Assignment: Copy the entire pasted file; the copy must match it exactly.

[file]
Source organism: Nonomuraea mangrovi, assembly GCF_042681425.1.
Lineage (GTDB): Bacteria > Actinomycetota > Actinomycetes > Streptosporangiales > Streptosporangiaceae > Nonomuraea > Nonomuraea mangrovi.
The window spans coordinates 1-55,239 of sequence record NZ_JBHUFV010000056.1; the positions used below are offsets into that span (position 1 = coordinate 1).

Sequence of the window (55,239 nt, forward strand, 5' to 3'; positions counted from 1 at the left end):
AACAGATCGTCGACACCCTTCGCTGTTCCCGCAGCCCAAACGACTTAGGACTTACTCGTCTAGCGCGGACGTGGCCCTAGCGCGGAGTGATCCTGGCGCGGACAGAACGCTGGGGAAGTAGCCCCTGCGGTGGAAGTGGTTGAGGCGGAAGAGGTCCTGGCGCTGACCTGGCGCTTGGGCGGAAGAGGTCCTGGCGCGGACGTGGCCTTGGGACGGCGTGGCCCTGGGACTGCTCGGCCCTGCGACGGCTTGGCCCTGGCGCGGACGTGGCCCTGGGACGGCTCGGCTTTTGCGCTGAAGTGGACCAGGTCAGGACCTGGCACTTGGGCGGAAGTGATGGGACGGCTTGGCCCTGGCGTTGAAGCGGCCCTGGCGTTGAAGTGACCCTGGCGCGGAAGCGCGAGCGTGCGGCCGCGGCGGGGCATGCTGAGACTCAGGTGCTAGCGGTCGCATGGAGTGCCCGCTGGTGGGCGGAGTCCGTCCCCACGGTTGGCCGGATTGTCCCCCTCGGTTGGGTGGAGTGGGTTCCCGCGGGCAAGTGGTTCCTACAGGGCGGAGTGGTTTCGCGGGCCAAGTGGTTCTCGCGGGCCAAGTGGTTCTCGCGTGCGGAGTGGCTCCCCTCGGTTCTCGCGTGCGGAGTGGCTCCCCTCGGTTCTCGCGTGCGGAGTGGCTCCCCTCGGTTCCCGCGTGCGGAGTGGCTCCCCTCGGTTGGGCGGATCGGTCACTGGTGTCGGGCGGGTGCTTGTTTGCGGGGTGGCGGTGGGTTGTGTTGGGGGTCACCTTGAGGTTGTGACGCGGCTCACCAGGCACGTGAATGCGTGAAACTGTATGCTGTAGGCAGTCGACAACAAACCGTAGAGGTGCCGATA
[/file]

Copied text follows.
Source organism: Nonomuraea mangrovi, assembly GCF_042681425.1.
Lineage (GTDB): Bacteria > Actinomycetota > Actinomycetes > Streptosporangiales > Streptosporangiaceae > Nonomuraea > Nonomuraea mangrovi.
The window spans coordinates 1-55,239 of sequence record NZ_JBHUFV010000056.1; the positions used below are offsets into that span (position 1 = coordinate 1).

Sequence of the window (55,239 nt, forward strand, 5' to 3'; positions counted from 1 at the left end):
AACAGATCGTCGACACCCTTCGCTGTTCCCGCAGCCCAAACGACTTAGGACTTACTCGTCTAGCGCGGACGTGGCCCTAGCGCGGAGTGATCCTGGCGCGGACAGAACGCTGGGGAAGTAGCCCCTGCGGTGGAAGTGGTTGAGGCGGAAGAGGTCCTGGCGCTGACCTGGCGCTTGGGCGGAAGAGGTCCTGGCGCGGACGTGGCCTTGGGACGGCGTGGCCCTGGGACTGCTCGGCCCTGCGACGGCTTGGCCCTGGCGCGGACGTGGCCCTGGGACGGCTCGGCTTTTGCGCTGAAGTGGACCAGGTCAGGACCTGGCACTTGGGCGGAAGTGATGGGACGGCTTGGCCCTGGCGTTGAAGCGGCCCTGGCGTTGAAGTGACCCTGGCGCGGAAGCGCGAGCGTGCGGCCGCGGCGGGGCATGCTGAGACTCAGGTGCTAGCGGTCGCATGGAGTGCCCGCTGGTGGGCGGAGTCCGTCCCCACGGTTGGCCGGATTGTCCCCCTCGGTTGGGTGGAGTGGGTTCCCGCGGGCAAGTGGTTCCTACAGGGCGGAGTGGTTTCGCGGGCCAAGTGGTTCTCGCGGGCCAAGTGGTTCTCGCGTGCGGAGTGGCTCCCCTCGGTTCTCGCGTGCGGAGTGGCTCCCCTCGGTTCTCGCGTGCGGAGTGGCTCCCCTCGGTTCCCGCGTGCGGAGTGGCTCCCCTCGGTTGGGCGGATCGGTCACTGGTGTCGGGCGGGTGCTTGTTTGCGGGGTGGCGGTGGGTTGTGTTGGGGGTCACCTTGAGGTTGTGACGCGGCTCACCAGGCACGTGAATGCGTGAAACTGTATGCTGTAGGCAGTCGACAACAAACCGTAGAGGTGCCGATA